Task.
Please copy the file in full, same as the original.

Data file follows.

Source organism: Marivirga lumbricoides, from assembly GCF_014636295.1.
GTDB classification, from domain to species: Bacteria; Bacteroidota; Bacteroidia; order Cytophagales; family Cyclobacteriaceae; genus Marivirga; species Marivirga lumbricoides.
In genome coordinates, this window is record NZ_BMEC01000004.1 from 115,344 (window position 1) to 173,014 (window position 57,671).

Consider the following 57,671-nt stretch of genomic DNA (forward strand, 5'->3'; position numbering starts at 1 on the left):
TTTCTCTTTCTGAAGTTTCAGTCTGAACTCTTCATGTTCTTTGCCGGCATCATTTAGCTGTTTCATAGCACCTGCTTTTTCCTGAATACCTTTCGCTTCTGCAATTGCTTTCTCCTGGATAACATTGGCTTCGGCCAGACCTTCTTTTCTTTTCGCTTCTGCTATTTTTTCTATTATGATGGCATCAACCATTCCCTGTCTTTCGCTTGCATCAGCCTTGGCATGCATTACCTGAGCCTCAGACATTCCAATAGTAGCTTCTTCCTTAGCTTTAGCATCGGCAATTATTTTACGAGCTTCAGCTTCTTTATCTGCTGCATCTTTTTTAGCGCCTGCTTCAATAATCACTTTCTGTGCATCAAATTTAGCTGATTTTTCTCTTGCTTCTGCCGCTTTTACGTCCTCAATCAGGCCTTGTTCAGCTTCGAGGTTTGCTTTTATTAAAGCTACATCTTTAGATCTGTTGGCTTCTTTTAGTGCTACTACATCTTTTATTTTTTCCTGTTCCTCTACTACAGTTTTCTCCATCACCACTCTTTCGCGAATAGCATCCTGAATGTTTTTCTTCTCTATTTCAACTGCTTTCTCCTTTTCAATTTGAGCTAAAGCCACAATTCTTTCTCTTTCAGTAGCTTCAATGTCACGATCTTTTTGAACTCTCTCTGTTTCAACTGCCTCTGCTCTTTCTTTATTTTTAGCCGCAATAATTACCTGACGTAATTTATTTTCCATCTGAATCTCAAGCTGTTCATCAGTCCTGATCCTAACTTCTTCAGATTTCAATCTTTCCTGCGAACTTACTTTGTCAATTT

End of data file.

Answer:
Source organism: Marivirga lumbricoides, from assembly GCF_014636295.1.
GTDB classification, from domain to species: Bacteria; Bacteroidota; Bacteroidia; order Cytophagales; family Cyclobacteriaceae; genus Marivirga; species Marivirga lumbricoides.
In genome coordinates, this window is record NZ_BMEC01000004.1 from 115,344 (window position 1) to 173,014 (window position 57,671).

Consider the following 57,671-nt stretch of genomic DNA (forward strand, 5'->3'; position numbering starts at 1 on the left):
TTTCTCTTTCTGAAGTTTCAGTCTGAACTCTTCATGTTCTTTGCCGGCATCATTTAGCTGTTTCATAGCACCTGCTTTTTCCTGAATACCTTTCGCTTCTGCAATTGCTTTCTCCTGGATAACATTGGCTTCGGCCAGACCTTCTTTTCTTTTCGCTTCTGCTATTTTTTCTATTATGATGGCATCAACCATTCCCTGTCTTTCGCTTGCATCAGCCTTGGCATGCATTACCTGAGCCTCAGACATTCCAATAGTAGCTTCTTCCTTAGCTTTAGCATCGGCAATTATTTTACGAGCTTCAGCTTCTTTATCTGCTGCATCTTTTTTAGCGCCTGCTTCAATAATCACTTTCTGTGCATCAAATTTAGCTGATTTTTCTCTTGCTTCTGCCGCTTTTACGTCCTCAATCAGGCCTTGTTCAGCTTCGAGGTTTGCTTTTATTAAAGCTACATCTTTAGATCTGTTGGCTTCTTTTAGTGCTACTACATCTTTTATTTTTTCCTGTTCCTCTACTACAGTTTTCTCCATCACCACTCTTTCGCGAATAGCATCCTGAATGTTTTTCTTCTCTATTTCAACTGCTTTCTCCTTTTCAATTTGAGCTAAAGCCACAATTCTTTCTCTTTCAGTAGCTTCAATGTCACGATCTTTTTGAACTCTCTCTGTTTCAACTGCCTCTGCTCTTTCTTTATTTTTAGCCGCAATAATTACCTGACGTAATTTATTTTCCATCTGAATCTCAAGCTGTTCATCAGTCCTGATCCTAACTTCTTCAGATTTCAATCTTTCCTGCGAACTTACTTTGTCAATTT